The Silken Rose: The Rose Trilogy
It's 1236, and thirteen year old Ailenor of Provence - proud, cultured, intelligent - marries Henry III, only to be seen by her subjects as a 'she-wolf'.
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Full details for this title
|Library of Congress
||Great Britain - Fiction - History - Medieval period, 1066-1485
Description of this Book
1236 Beautiful Ailenor of Provence, cultured and intelligent, is only thirteen when she marries Henry III. Aware of the desperate importance of providing heirs to secure the throne from those who would snatch it away, she is ruthless in her dealings with Henry's barons. As conflict escalates between them, Ailenor's shrewd and clever Savoyard uncles come to support her but her growing political power is threatened when Henry's half-siblings also arrive at court. Henry and Ailenor become embroiled in an unpopular war to protect Gascony, last English territory on the continent, sparking conflict with warrior knight, Simon de Montfort, the King's seneschal. Ailenor, desperate to protect Gascony for her son, strives to treat with France and bring peace to Gascony. Caught in a web of treachery and deceit, `she-wolf' Ailenor's courage is tested to the limit. Can she find the strength to control her destiny and protect her all that she holds dear?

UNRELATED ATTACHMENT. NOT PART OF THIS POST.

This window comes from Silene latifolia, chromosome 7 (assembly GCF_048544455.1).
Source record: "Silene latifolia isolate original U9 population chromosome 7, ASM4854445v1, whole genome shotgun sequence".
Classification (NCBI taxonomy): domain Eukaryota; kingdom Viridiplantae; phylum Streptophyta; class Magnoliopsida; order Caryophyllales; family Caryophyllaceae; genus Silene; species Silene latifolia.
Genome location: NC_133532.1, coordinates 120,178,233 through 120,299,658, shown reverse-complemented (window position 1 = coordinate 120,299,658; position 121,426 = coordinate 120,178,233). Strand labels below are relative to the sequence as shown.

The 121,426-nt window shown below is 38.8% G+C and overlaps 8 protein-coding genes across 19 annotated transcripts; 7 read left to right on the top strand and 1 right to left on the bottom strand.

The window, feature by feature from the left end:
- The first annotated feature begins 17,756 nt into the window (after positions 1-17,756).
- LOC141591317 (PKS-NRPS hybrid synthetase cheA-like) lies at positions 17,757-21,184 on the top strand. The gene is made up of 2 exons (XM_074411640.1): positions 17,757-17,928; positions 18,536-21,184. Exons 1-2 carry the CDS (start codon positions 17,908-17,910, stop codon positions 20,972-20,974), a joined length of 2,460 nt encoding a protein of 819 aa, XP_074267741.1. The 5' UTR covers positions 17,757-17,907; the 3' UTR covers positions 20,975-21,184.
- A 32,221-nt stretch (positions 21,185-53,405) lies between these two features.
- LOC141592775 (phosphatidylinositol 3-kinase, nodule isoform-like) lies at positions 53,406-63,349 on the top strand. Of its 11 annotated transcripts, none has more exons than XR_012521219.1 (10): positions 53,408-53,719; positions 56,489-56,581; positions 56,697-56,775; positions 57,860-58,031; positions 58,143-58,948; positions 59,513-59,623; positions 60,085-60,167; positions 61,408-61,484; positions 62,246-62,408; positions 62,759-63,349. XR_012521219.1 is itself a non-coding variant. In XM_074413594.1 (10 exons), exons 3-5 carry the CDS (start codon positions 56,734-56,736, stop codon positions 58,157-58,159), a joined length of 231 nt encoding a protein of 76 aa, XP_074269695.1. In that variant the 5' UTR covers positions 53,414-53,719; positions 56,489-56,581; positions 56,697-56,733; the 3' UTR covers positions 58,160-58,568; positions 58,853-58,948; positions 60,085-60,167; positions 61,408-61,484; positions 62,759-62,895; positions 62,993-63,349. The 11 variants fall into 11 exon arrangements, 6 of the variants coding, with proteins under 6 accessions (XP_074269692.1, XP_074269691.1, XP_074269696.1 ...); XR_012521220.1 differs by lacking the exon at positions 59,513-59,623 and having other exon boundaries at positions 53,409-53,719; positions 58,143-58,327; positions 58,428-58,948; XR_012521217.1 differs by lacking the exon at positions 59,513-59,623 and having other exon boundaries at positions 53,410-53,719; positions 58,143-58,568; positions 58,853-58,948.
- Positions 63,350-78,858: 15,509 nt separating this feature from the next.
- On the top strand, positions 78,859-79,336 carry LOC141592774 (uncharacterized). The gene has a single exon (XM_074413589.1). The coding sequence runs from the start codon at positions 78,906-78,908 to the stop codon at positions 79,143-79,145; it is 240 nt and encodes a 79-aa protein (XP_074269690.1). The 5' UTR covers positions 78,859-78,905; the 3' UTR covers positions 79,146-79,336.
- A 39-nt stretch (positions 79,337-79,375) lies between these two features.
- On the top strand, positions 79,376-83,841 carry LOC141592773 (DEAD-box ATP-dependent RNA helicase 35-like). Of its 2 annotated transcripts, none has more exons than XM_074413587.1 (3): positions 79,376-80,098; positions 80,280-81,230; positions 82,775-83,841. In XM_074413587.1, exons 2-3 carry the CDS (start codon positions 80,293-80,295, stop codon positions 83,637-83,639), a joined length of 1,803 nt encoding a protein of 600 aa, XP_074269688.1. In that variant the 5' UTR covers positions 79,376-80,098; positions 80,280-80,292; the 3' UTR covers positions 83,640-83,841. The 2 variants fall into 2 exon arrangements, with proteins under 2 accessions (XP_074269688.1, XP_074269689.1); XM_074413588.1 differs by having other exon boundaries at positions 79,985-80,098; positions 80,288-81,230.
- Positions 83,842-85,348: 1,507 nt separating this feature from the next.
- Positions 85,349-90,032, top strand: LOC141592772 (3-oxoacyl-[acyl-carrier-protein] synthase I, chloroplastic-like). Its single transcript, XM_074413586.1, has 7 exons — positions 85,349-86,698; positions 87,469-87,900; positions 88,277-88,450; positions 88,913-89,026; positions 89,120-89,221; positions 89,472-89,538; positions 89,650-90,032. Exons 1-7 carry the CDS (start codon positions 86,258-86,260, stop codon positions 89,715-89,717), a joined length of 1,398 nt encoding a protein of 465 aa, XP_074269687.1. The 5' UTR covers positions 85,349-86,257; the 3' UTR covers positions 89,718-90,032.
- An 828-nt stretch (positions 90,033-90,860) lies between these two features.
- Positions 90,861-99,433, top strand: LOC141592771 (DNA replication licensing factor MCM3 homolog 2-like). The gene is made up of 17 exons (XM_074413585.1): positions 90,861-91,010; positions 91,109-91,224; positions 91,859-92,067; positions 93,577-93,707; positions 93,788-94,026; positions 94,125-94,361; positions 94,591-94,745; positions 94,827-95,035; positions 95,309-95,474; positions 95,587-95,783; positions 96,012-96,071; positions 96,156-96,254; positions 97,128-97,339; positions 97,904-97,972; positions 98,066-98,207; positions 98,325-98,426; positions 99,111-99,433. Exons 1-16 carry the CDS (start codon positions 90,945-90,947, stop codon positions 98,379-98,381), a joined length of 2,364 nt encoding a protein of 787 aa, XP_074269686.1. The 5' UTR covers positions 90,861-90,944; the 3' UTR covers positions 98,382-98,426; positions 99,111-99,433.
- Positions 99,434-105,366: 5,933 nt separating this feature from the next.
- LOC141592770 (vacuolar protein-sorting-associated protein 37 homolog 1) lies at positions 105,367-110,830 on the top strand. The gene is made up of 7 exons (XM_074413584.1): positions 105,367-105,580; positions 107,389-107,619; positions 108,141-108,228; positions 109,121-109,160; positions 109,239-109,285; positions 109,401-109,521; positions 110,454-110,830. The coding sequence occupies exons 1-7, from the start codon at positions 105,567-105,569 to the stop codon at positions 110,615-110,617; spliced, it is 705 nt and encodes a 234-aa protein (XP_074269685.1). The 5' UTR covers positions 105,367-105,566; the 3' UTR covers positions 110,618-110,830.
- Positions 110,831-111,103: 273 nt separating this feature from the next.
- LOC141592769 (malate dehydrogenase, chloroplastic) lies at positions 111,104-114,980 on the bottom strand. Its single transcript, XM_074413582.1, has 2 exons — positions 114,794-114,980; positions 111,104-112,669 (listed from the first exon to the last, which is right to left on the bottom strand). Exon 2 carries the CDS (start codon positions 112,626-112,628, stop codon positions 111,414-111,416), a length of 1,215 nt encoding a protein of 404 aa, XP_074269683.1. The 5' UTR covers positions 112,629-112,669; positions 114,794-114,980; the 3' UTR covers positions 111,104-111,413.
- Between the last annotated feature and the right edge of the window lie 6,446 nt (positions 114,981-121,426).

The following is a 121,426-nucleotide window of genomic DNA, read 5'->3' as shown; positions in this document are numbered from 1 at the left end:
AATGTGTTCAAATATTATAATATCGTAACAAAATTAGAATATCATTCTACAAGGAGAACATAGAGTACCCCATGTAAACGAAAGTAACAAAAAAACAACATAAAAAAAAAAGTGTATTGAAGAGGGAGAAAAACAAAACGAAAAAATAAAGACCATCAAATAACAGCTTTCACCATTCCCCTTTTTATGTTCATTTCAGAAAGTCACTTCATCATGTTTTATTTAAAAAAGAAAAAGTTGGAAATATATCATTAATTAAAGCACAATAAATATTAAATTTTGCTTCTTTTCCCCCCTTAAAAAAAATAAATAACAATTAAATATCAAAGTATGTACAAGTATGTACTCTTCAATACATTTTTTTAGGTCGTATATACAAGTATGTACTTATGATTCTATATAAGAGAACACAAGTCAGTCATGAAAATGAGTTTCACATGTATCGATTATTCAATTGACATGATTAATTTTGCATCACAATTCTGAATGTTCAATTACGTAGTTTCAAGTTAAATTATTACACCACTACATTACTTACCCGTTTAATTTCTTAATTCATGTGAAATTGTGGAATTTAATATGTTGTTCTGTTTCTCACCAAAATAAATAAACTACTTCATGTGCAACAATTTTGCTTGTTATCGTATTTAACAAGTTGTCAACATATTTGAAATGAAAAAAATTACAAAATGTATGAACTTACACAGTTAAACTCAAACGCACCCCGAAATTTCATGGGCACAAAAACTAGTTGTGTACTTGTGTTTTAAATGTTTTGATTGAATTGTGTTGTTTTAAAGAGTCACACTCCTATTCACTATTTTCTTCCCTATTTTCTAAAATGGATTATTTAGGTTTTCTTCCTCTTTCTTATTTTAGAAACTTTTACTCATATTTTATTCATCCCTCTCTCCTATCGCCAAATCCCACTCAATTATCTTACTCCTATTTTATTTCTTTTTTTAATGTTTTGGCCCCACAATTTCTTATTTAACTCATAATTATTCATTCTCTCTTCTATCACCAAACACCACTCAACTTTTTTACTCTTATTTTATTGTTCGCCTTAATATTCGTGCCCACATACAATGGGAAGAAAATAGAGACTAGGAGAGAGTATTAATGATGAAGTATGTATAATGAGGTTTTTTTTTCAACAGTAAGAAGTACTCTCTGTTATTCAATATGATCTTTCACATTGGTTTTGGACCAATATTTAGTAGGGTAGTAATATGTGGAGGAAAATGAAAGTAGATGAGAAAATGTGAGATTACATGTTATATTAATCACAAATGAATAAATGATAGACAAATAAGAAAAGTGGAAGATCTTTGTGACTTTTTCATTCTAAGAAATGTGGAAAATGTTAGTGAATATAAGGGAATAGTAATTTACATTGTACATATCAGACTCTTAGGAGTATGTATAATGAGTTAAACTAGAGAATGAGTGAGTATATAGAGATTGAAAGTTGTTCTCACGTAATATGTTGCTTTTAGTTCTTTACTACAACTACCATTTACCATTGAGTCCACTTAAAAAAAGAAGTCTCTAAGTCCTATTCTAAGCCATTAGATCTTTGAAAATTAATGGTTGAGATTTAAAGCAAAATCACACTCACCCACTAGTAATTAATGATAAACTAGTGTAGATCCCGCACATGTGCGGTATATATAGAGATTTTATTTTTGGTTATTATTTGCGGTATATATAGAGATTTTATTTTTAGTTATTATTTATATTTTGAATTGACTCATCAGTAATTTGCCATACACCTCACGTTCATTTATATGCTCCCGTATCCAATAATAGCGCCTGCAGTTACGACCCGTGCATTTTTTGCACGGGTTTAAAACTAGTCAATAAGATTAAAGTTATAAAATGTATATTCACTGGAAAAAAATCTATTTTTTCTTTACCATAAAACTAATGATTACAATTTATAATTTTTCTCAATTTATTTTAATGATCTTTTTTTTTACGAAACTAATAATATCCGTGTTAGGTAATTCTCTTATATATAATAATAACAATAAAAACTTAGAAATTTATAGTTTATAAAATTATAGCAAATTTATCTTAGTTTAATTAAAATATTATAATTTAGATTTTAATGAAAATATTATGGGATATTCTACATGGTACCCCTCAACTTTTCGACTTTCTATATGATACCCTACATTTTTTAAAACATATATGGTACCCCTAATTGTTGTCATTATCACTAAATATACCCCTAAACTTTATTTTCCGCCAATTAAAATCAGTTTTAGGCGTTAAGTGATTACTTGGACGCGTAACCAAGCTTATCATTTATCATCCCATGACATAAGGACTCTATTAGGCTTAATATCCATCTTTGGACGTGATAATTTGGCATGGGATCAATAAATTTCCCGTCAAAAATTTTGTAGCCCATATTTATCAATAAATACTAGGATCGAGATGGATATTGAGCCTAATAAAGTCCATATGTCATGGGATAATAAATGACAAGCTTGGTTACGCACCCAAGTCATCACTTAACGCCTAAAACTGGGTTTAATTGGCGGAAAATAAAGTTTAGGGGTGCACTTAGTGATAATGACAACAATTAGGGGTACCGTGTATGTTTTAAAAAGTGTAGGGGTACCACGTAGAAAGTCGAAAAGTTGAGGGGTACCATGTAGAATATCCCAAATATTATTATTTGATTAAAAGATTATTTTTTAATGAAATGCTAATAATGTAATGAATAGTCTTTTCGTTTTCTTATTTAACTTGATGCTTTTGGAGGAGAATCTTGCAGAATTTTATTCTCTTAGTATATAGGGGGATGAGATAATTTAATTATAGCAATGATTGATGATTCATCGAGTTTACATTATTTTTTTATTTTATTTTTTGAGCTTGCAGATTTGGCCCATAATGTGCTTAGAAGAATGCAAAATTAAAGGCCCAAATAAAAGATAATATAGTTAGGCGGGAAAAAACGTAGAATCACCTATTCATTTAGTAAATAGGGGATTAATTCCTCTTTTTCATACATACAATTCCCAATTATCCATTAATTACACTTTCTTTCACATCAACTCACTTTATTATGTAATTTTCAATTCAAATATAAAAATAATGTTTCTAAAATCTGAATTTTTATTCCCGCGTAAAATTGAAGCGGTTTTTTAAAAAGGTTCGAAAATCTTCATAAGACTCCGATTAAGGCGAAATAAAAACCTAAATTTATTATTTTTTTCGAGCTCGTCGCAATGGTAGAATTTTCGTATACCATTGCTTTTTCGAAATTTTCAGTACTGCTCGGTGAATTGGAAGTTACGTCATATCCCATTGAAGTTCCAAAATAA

Awards, Reviews & Star Ratings
||'The Silken Rose dives into 13th Century England with the relish of a peregrine's stoop. With the tastiest morsels of quail and the tiniest golden embroidery stitch, the novel steeps the reader in the life of a medieval court. Barons fight, families quarrel and children succumb to untreatable ailments. It's all there in the life of Queen Ailenor of Provence, the spirited wife of King Henry the Third. Temptation for any fan of scheming behind the arras and swooning courtly love!' -- Joanna Hickson, author of The Tudor Crown
Carol McGrath taught History and English for many years in both the state and private sectors. She left teaching to work on a MA in Creative Writing from Queens University Belfast, then an MPhil in English at Royal Holloway, London, where she developed her expertise on the Middle Ages. The idea to tell the story about the death of King Harold told from the viewpoint of his common law wife, Edith Swan-Neck, first came to her on a visit to Bayeux with the Launton/Gavray Twinning Society, which she chaired. Carol is married with two children and runs a business with her husband. She also reviews books for the Historical Novels Review.